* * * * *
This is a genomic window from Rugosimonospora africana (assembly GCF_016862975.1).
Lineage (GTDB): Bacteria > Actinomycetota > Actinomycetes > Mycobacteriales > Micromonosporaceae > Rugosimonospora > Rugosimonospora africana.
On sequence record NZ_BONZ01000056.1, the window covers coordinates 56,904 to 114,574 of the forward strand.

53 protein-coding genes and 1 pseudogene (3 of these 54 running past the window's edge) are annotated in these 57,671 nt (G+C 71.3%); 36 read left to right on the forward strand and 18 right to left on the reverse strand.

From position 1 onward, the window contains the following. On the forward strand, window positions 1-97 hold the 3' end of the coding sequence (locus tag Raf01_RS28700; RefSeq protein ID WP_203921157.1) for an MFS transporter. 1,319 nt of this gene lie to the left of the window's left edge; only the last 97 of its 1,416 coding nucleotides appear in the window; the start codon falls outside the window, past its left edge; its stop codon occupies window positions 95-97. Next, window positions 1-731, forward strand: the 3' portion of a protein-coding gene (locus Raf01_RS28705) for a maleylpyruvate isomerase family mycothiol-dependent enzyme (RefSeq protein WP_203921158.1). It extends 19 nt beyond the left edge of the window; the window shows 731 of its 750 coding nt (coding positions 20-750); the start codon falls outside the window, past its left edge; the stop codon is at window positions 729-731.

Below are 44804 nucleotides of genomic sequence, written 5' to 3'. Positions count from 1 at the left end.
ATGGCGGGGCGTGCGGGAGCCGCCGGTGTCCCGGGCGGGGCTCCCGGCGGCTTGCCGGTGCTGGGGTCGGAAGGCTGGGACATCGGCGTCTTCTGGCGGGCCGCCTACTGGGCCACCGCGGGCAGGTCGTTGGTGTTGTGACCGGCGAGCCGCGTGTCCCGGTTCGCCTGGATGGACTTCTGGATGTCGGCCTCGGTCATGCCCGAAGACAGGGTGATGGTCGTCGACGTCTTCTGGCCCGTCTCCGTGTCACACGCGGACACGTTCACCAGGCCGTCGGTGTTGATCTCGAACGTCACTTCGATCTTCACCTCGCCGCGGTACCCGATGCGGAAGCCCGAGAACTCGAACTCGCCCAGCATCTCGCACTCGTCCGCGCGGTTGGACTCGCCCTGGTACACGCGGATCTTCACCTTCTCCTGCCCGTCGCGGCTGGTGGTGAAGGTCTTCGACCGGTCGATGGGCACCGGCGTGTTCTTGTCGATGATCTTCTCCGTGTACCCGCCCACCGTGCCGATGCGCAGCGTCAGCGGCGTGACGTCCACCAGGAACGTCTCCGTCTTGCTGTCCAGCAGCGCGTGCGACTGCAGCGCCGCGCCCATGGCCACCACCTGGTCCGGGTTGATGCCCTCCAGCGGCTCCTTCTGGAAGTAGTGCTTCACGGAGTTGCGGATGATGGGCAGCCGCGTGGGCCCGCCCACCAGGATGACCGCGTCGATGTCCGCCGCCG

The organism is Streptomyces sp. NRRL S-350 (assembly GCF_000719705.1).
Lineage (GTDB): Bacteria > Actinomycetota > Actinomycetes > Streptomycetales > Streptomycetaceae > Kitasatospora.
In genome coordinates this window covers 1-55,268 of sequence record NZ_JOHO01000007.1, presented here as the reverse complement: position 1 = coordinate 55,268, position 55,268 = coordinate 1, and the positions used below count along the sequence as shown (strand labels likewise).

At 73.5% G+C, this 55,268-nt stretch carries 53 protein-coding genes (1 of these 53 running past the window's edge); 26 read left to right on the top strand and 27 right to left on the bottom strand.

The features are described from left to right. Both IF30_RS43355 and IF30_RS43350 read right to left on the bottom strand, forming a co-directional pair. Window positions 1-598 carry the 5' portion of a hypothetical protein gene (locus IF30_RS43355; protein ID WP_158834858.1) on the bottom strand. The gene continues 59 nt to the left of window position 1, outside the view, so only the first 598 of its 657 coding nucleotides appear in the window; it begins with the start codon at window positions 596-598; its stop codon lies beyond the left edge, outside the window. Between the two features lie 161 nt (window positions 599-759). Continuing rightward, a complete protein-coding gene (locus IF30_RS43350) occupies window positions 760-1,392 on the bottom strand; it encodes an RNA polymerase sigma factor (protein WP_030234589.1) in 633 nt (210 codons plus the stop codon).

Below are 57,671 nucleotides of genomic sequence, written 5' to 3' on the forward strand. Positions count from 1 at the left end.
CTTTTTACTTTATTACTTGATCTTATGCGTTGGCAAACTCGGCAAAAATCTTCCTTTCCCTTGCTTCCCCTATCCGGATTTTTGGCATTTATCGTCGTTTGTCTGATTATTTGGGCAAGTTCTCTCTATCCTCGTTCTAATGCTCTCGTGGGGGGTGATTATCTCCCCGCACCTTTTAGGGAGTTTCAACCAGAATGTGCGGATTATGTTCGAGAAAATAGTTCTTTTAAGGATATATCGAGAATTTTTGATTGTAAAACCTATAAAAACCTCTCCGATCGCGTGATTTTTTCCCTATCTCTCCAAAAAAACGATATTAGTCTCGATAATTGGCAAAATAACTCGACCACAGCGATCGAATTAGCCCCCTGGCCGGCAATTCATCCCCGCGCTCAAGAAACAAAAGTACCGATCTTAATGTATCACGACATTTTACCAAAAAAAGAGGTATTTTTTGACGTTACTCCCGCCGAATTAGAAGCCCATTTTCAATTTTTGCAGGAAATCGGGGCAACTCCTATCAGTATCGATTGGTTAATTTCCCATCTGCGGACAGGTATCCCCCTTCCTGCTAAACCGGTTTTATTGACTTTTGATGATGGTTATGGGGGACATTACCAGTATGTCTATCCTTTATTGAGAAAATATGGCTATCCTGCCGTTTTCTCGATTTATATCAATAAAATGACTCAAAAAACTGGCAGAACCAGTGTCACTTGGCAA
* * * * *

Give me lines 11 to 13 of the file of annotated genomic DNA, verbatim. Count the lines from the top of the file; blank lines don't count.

At 73.5% G+C, this 55,268-nt stretch carries 53 protein-coding genes (1 of these 53 running past the window's edge); 26 read left to right on the top strand and 27 right to left on the bottom strand.

The features are described from left to right. Both IF30_RS43355 and IF30_RS43350 read right to left on the bottom strand, forming a co-directional pair. Window positions 1-598 carry the 5' portion of a hypothetical protein gene (locus IF30_RS43355; protein ID WP_158834858.1) on the bottom strand. The gene continues 59 nt to the left of window position 1, outside the view, so only the first 598 of its 657 coding nucleotides appear in the window; it begins with the start codon at window positions 596-598; its stop codon lies beyond the left edge, outside the window. Between the two features lie 161 nt (window positions 599-759). Continuing rightward, a complete protein-coding gene (locus IF30_RS43350) occupies window positions 760-1,392 on the bottom strand; it encodes an RNA polymerase sigma factor (protein WP_030234589.1) in 633 nt (210 codons plus the stop codon).

Below are 57,671 nucleotides of genomic sequence, written 5' to 3' on the forward strand. Positions count from 1 at the left end.